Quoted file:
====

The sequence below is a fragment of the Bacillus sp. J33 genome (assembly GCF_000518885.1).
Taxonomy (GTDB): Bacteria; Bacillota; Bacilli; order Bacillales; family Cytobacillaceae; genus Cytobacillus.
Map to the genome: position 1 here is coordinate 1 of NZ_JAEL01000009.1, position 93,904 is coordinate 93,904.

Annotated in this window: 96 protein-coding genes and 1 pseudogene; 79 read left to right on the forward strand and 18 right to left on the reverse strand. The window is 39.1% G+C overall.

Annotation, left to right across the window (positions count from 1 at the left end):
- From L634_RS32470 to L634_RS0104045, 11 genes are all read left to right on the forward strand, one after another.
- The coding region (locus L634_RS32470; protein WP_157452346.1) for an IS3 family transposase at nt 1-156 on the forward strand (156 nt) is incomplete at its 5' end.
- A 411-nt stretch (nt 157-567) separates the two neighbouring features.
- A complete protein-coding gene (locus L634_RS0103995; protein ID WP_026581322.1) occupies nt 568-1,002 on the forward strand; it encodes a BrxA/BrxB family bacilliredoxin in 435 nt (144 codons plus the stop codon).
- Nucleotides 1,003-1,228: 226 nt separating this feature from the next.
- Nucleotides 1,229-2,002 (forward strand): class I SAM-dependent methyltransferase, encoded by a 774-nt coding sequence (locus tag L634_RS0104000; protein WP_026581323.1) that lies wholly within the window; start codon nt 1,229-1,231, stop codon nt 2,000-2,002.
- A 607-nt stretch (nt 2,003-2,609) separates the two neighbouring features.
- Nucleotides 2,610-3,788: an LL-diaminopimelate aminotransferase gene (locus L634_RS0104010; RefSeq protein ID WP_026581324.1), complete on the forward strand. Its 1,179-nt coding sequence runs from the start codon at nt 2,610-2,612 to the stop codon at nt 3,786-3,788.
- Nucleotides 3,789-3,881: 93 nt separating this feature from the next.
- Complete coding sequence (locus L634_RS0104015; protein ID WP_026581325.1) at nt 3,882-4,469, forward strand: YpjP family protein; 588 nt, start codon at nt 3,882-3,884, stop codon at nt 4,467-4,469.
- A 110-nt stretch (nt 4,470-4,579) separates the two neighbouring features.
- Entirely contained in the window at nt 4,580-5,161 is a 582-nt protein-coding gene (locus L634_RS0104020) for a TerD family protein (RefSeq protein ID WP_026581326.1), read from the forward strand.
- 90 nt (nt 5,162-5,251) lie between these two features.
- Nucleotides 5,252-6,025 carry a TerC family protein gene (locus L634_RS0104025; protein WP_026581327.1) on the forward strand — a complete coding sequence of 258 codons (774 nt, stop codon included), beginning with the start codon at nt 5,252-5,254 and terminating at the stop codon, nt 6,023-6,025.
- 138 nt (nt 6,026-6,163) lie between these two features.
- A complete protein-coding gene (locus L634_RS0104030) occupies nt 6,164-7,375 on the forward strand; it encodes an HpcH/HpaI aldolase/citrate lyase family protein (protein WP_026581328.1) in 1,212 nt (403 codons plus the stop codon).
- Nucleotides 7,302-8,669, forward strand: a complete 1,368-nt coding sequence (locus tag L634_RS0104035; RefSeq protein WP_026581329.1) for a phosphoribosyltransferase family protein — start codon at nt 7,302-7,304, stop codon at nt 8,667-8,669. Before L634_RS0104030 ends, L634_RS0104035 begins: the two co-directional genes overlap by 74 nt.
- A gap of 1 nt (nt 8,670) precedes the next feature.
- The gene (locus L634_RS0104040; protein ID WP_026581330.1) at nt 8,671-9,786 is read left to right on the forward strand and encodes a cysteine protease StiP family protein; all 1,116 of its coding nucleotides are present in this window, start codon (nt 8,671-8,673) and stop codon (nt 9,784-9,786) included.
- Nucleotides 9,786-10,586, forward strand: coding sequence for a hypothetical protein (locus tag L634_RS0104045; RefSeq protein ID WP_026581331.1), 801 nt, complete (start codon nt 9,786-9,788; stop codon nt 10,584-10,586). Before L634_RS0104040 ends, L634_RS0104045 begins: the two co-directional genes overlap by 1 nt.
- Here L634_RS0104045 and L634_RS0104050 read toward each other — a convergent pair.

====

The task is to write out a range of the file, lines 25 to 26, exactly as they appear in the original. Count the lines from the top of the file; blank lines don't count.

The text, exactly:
- Nucleotides 9,786-10,586, forward strand: coding sequence for a hypothetical protein (locus tag L634_RS0104045; RefSeq protein ID WP_026581331.1), 801 nt, complete (start codon nt 9,786-9,788; stop codon nt 10,584-10,586). Before L634_RS0104040 ends, L634_RS0104045 begins: the two co-directional genes overlap by 1 nt.
- Here L634_RS0104045 and L634_RS0104050 read toward each other — a convergent pair.